What is the circular economy and how it helps combat harmful production and consumption practices? Learn about Framery’s approach to the circular economy.
The race against climate change and other threats to the environment is on, and the search for solutions becomes increasingly urgent as the consequences of unsustainable take-make-waste practices become increasingly clear. The unforeseen pace of global warming, massive amounts of single-use plastics, and unsustainable manufacturing need to be taken into account on different levels of our everyday lives.
One possible solution to this is a circular economy that seeks to combat the harmful means of production and consumption. Both individuals and larger entities, such as organizations, governments, and private companies, need to do their part in establishing a more sustainable future. At Framery, we have done our part in designing products that contribute to a more sustainable, circular economy.
How Does The Circular Economy Work?
A circular economy can be defined as a model where products and processes are designed in a way that aims to reduce or eliminate unnecessary waste altogether. Rather than dispose of materials after they have been used, the circular economy aims to re-enter them into circulation. With a circular economy mindset, we can take on some of the most pressing challenges facing humankind and the planet as a whole, such as climate change, excessive amounts of waste, pollution, and the loss of biodiversity.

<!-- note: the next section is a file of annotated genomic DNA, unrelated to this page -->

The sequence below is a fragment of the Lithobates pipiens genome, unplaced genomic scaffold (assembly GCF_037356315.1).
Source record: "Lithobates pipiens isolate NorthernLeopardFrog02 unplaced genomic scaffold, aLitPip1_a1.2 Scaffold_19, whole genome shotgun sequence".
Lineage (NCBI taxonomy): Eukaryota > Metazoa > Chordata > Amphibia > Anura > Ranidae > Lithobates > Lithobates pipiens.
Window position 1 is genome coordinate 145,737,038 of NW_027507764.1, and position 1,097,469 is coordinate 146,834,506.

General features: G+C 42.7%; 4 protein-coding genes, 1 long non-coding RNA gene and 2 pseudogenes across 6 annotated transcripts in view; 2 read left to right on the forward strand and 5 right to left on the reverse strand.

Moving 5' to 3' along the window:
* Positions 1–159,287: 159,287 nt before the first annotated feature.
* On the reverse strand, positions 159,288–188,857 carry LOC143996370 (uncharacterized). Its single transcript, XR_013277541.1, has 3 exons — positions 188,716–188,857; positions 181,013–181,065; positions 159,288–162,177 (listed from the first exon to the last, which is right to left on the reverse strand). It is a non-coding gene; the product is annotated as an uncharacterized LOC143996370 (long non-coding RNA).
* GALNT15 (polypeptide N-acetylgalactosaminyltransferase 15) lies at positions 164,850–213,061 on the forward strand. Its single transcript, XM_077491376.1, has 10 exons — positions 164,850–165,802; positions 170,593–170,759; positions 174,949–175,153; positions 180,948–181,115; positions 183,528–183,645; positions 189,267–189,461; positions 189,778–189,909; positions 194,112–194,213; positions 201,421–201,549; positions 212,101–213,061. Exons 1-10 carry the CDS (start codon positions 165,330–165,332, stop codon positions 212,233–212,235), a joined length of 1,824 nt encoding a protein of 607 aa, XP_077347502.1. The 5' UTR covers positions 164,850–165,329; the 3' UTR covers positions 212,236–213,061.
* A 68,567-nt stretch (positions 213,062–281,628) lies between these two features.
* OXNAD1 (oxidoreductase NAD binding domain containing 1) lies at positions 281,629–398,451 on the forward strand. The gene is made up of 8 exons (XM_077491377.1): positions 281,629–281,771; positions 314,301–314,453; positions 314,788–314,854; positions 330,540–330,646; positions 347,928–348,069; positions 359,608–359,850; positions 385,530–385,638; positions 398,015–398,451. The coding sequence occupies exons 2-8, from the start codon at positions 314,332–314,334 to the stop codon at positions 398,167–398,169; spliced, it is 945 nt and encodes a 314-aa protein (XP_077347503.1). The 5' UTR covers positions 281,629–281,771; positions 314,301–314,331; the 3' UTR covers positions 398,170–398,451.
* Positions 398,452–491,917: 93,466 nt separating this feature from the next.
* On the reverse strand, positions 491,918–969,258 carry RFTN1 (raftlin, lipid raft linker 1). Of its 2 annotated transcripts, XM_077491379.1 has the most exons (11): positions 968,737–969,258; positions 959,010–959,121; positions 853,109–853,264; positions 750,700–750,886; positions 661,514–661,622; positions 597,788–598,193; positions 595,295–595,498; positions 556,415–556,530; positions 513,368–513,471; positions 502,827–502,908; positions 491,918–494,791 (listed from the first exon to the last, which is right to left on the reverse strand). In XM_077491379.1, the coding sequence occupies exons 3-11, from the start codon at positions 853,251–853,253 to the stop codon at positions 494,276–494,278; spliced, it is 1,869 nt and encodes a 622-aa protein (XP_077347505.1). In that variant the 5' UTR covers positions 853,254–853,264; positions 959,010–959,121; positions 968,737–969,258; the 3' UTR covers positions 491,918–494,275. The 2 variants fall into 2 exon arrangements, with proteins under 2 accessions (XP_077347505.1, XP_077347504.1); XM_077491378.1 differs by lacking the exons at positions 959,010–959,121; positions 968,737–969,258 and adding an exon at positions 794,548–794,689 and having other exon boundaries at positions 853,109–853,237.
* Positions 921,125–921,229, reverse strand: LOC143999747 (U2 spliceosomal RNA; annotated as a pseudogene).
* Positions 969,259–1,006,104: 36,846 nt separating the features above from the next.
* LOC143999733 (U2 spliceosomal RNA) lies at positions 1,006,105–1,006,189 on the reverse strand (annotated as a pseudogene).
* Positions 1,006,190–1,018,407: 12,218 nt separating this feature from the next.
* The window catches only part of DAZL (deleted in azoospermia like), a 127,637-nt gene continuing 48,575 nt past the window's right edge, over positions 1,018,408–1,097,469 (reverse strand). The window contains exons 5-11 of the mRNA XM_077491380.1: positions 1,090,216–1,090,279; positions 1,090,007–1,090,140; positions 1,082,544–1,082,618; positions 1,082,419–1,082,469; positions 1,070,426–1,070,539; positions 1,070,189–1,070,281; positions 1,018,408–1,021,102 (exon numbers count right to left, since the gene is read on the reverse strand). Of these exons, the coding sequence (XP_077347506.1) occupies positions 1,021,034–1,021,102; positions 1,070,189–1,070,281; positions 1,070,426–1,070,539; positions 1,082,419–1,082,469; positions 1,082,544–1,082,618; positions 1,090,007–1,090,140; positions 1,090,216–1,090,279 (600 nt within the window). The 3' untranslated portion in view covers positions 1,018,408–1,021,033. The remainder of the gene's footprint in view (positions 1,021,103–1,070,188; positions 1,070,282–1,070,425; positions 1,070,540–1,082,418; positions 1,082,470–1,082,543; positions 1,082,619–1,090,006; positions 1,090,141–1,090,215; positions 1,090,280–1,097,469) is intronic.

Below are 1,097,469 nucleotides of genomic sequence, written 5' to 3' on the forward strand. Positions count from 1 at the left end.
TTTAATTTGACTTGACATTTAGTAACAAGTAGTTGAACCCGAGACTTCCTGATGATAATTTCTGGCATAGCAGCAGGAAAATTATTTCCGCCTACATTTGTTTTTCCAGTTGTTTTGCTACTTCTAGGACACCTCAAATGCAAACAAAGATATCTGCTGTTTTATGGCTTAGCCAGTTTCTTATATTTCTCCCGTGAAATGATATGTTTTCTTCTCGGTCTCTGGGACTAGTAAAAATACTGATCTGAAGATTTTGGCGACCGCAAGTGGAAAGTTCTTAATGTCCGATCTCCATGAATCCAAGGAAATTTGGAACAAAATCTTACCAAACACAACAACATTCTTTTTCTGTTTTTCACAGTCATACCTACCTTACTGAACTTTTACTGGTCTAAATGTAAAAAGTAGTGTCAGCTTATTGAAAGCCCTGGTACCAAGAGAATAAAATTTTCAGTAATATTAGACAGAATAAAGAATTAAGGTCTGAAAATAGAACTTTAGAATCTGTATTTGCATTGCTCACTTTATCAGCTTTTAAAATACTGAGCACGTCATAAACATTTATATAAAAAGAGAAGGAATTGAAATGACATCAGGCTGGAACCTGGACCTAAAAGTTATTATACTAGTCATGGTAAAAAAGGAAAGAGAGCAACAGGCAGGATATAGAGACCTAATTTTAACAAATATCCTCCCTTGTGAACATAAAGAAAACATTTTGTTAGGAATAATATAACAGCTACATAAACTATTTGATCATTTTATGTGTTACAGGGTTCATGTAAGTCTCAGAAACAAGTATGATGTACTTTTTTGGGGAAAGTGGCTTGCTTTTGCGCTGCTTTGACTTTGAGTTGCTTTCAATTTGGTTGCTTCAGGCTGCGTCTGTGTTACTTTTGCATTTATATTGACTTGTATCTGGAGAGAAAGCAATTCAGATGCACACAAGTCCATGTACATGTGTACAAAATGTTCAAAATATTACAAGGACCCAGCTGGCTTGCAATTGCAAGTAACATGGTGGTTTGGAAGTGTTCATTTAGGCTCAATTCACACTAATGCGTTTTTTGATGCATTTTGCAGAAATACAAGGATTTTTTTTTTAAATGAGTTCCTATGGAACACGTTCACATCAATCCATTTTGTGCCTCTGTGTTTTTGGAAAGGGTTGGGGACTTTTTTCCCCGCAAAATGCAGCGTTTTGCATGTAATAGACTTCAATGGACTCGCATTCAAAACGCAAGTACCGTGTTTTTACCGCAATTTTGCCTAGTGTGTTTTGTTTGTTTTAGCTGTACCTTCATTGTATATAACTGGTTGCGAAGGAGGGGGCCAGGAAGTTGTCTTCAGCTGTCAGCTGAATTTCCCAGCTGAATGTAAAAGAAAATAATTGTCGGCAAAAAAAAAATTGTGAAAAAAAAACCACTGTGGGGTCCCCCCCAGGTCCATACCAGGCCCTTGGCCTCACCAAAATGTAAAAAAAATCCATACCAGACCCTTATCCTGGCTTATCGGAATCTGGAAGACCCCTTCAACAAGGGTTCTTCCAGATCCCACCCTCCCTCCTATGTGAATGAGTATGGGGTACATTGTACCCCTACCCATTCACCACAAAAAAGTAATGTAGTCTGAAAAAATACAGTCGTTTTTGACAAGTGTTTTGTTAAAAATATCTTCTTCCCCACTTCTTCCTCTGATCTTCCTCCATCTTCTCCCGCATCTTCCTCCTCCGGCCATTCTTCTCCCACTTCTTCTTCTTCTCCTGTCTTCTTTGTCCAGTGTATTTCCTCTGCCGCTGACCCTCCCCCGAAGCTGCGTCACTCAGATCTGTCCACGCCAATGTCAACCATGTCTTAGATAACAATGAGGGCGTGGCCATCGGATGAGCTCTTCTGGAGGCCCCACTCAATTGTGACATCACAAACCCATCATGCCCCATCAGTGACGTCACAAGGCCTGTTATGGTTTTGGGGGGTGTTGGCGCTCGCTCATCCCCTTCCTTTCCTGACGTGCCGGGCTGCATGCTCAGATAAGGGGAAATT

This approach is in opposition to a linear model where resources are created and used until they no longer provide value. After their often short lifecycle, materials and products made using them are removed from circulation in the most convenient, but generally unsustainable manner: by burying them in landfills or incinerating them for energy. This unsustainable practice must be addressed on several levels, starting with designing products in a way that enables effective and efficient circulation and reuse.
A circular economy promotes a so-called closed-loop system where the same resources circulate without new ones entering the system. As a consequence, new materials do not need to be created. Therefore, there is less need to extract finite resources, such as fossil fuels, or resort to energy-intensive excavation of new raw materials. Additionally, this kind of a closed loop system minimizes the creation of waste and pollution which threaten the environment and need to be dealt with sooner or later.
At Framery, we design our soundproof office pods for circularity. A modular design utilizing recycled and innovative materials allows the pods to remain in use for a longer time. Individual parts can be repaired or upgraded in case something breaks or the pod needs to be brought up to date.
The Framery Connect workplace management tool provides valuable office data that can be used to analyze and optimize how the pods are used. In certain markets, we have also launched the Framery Subscribed model that gives a second life to once-owned office pods by refurbishing them after the pods have served their previous owners.
How does the circular economy work in practice?